Led by Lorin Maazel, the Philharmonia Orchestra are captured at their very best in these live performances of Mahler's Nine Symphonies. Recorded in concert at London's Royal Festival Hall, the symphonies include performances by soloists and ensembles including Sarah Connolly, Michelle Deyoung, Philharmonia Voices and the BBC Symphony Chorus. Praise for these performances has been near universal…'You get that audience perspective as if you were sitting in the hall, and its got all the energy and focus of a live or concert recording.' (BBC Radio 3) '…Maazel could sustain this score in a way that seemed to transcend reality…a tremendously moving experience.' (Classical Source) 'an extraordinary reading of the Ninth…a performance touched by greatness.' (Musicweb International).
Lorin Varencove Maazel was born of American parents in Neuilly, France on March 6, 1930 and the family returned to Los Angeles when Lorin was still an infant. He exhibited a remarkable ear and musical memory when very young; he had perfect pitch and sang back what he heard. He was taken at age five to study violin with Karl Moldrem. At age seven he started studying piano with Fanchon Armitage. When he became fascinated with conducting, his parents took him to symphony concerts, then arranged for him to have lessons with Vladimir Bakaleinikov, then assistant conductor of the Los Angeles Philharmonic.
This movie version of Bizet's popular opera Carmen was filmed on location, conveying a kind of atmosphere, a sense of space, movement, and presence that's hard to achieve in a staged performance. It takes the action out of doors for many scenes, with the opening titles superimposed on the bloody conclusion of a bullfight. Elsewhere the changing of the guard, the crowd scenes, the dance number that opens Act 2, and the panoramic scenery of the smugglers' mountain hideout all benefit from the freedom granted by movie cameras.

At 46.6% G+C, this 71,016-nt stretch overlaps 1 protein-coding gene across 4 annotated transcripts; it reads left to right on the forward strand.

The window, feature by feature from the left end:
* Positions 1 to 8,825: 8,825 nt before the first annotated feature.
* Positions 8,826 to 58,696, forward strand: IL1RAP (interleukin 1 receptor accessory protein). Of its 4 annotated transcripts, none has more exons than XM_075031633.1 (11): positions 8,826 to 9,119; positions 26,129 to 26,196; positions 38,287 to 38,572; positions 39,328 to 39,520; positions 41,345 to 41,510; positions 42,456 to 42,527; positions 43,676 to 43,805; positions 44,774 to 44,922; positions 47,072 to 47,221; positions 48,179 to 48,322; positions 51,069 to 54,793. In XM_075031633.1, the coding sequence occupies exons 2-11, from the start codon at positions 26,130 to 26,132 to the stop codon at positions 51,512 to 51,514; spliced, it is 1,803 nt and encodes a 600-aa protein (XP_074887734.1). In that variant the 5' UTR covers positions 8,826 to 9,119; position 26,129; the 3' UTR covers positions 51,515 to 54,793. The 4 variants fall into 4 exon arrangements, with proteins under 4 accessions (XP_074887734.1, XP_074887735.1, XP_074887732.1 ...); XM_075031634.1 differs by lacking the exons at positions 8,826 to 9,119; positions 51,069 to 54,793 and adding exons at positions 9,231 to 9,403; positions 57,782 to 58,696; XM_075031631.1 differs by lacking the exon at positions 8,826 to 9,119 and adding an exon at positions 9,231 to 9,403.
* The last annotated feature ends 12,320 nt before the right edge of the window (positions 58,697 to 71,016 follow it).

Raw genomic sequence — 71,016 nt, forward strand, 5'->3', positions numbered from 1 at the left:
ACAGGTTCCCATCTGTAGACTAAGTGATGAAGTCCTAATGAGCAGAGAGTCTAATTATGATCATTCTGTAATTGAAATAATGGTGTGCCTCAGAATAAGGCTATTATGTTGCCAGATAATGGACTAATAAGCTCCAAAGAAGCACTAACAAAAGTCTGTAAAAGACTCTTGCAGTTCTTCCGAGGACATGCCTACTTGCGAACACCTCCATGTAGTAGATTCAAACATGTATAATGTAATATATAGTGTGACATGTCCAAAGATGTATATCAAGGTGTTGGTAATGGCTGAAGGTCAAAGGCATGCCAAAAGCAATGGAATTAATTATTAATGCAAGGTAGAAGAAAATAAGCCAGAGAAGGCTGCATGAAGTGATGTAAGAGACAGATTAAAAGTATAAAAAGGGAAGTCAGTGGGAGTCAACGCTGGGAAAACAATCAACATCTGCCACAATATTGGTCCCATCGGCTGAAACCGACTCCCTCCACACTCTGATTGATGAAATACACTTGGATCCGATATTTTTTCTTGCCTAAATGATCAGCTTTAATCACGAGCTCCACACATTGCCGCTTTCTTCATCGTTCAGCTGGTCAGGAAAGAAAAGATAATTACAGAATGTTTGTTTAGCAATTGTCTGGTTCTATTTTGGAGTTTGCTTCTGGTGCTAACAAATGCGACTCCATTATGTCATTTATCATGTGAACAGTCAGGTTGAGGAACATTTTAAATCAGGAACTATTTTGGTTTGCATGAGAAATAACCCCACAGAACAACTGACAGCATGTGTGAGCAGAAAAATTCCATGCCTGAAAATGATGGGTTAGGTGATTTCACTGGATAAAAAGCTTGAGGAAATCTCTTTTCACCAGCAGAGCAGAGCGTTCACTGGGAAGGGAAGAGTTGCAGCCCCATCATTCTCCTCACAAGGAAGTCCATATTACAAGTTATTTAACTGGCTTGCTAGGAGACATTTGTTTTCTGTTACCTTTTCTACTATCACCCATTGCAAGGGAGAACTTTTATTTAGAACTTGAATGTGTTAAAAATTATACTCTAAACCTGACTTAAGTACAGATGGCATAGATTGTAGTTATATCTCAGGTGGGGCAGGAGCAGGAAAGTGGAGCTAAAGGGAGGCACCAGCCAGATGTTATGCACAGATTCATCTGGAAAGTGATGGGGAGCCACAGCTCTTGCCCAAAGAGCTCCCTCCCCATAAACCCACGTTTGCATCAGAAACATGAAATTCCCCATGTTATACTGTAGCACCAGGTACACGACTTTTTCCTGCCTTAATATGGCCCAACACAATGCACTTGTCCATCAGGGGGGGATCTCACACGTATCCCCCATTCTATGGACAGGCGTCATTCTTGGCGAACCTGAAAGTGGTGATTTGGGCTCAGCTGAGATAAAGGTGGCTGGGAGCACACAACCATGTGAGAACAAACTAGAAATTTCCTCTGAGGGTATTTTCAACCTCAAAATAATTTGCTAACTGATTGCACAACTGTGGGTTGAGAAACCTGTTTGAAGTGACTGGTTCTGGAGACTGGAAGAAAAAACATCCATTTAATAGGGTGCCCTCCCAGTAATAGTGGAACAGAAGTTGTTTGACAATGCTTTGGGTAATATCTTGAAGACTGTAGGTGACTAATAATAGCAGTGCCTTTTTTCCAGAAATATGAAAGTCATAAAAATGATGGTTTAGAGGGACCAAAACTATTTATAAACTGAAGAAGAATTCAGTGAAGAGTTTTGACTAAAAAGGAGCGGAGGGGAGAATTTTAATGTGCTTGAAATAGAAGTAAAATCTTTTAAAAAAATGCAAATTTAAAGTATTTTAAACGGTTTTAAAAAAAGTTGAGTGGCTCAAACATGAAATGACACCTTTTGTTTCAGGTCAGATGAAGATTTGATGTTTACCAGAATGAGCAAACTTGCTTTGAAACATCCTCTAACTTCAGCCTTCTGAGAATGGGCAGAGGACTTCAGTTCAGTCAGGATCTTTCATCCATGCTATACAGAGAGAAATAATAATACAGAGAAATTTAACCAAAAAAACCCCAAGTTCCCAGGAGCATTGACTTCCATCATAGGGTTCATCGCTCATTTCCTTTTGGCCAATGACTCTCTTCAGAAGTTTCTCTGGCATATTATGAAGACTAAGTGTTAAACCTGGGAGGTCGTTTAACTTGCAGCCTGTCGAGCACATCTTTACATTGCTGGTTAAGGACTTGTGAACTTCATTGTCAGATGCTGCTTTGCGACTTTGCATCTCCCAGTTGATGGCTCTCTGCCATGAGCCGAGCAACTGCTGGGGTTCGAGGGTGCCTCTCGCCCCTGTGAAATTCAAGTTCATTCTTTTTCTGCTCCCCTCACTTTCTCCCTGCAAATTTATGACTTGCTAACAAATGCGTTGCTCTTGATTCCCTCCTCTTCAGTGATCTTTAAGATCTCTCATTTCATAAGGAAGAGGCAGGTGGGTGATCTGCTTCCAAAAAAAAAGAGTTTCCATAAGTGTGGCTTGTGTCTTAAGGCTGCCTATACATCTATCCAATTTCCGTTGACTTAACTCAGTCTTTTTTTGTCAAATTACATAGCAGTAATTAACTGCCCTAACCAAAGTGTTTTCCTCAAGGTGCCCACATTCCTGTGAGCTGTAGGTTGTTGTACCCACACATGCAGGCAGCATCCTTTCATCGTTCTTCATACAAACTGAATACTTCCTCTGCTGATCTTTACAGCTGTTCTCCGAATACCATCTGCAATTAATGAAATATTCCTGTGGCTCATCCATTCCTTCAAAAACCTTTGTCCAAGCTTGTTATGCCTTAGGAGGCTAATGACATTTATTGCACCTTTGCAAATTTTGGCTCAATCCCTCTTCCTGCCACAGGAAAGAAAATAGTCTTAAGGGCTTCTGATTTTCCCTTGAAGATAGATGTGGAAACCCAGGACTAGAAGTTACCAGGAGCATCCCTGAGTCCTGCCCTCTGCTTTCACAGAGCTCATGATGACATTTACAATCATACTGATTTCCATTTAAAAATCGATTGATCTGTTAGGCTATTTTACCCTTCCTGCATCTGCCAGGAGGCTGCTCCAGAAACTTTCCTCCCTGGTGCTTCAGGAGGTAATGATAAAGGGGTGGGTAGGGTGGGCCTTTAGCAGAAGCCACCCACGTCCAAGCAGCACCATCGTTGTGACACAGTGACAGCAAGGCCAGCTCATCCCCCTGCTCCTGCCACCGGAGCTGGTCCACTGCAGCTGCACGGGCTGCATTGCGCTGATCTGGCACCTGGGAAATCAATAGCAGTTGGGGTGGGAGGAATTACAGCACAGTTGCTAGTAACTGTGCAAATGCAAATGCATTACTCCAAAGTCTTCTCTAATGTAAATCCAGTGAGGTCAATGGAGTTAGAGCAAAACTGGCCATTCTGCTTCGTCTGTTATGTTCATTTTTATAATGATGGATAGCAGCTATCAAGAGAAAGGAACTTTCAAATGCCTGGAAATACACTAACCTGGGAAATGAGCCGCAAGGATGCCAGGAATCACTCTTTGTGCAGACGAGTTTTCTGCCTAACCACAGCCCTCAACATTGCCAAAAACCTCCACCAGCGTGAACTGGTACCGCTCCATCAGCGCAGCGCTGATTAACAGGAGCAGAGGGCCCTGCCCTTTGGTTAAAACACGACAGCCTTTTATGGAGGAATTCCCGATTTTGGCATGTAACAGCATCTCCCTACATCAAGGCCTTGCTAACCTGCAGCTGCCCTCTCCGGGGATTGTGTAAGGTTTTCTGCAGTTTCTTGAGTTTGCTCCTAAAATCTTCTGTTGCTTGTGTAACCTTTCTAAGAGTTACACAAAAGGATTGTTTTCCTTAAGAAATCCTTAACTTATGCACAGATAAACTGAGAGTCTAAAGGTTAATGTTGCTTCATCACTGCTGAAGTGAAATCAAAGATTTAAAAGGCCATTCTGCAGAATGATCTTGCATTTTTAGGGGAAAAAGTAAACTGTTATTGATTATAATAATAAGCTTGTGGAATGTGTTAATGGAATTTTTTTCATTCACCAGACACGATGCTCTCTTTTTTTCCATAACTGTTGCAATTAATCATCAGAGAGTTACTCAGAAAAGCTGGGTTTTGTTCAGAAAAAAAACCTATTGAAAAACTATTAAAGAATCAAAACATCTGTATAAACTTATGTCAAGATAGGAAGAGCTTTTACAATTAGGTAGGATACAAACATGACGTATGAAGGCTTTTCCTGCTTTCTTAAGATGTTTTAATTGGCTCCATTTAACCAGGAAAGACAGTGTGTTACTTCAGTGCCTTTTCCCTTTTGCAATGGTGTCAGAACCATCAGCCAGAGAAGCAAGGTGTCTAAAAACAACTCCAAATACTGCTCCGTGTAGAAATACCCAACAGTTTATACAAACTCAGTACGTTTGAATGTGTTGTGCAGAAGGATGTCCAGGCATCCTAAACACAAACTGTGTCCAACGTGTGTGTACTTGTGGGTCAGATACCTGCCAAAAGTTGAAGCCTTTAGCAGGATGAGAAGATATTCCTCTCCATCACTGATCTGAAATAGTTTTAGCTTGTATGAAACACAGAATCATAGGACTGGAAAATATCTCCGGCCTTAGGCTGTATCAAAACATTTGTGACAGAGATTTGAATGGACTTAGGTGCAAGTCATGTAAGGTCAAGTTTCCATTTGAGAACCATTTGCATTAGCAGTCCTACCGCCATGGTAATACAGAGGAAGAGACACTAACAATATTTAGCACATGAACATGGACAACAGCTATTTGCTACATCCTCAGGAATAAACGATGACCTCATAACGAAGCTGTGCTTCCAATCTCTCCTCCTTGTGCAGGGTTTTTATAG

A host of accomplished conductors including Daniel Harding, Daniele Gatti, Bernard Haitink and Eliahu Inbal lead the Royal Concertgebouw Orchestra in these performances of Mahler's Symphonies Nos. 1-10. Recorded in Amsterdam over two seasons in 2010/11, the collection also includes 'Das Lied von der Erde'.
Praised by Bloomberg for having “mastered the role” and “acting her socks off,” Angela Gheorghiu leads an all-star cast which includes Ramón Vargas and Roberto Frontali, with the brilliant conductor Lorin Maazel on the podium. Angela Gheorghiu is the definitive Violetta of her generation, the standard-setter against whom all other exponents of this role must be judged for the foreseeable future. Her affinity for Verdi‘s fragile, gentle-hearted courtesan is rooted in a fine balance of acting and singing skills. Giuseppe Verdi´s immortal opera in a sumptuous production by Liliana Cavani, with world famous singers – a treat for viewers everywhere!
Burnished brass and a nuanced understanding of the massive architecture of Bruckner's symphonies provided the underpinnings of Lorin Maazel's Bruckner cycle in Munich from January through March 1999. The subtle intricacies of Maazel's distinguished readings are fully captured in the live recordings of those performances, now available as a boxed set.
In memoriam Maestro Maazel, Sony Classical re-releases the ‘Maazel Great Recordings’ 30-CD Box to honour his great work.
In memoriam Maestro Maazel, Sony Classical re-releases the “Maazel Great Recordings” 30-CD Box to honour his great work. During his career, he conducted more than 150 orchestras in some 5,000 opera and concert performances. He served as general manager and artistic director at the Vienna State Opera and conducted the Bayreuth Festival in Germany, the first American to do so in both cases. He also served at the Radio Symphony of Berlin, the Bavarian Radio Symphony Orchestra, the Cleveland Orchestra and the Munich Philharmonic.
This was one of the first digital version (the very first?) of Tchaikovsky's violin concerto and remains pretty competitive though perhaps not a first choice. Kremer's playing is surely polished and technically impressive; the phrasing is wonderful and the tone beautiful. Still, it is unfortunately a little short on charm and expressive depth - Tchaikovsky's concerto isn't really the most appropriate vehicle neither for classical restraint nor almost curmudgeonly introspective approaches; it is peripatetic grand drama and passion and heart-on-sleeve through and through and despite Kremer's sweetness of tone he never manages to scale the heights or plunge the emotional abysses of the music.
"Between 1972 and 1982 Maazel was Music Director of The Cleveland Orchestra and between 1973-79 made a series of recordings for Decca – all of which are collected here.
The repertory includes many orchestral spectaculars and Decca’s first recording in Cleveland, Prokofiev’s Romeo and Juliet, is one of the very best and a recording which has achieved reference status. “…. The precision of The Cleveland Orchestra is little short of miraculous… the recording is one of Decca’s most spectacular, searingly detailed but atmospheric too.”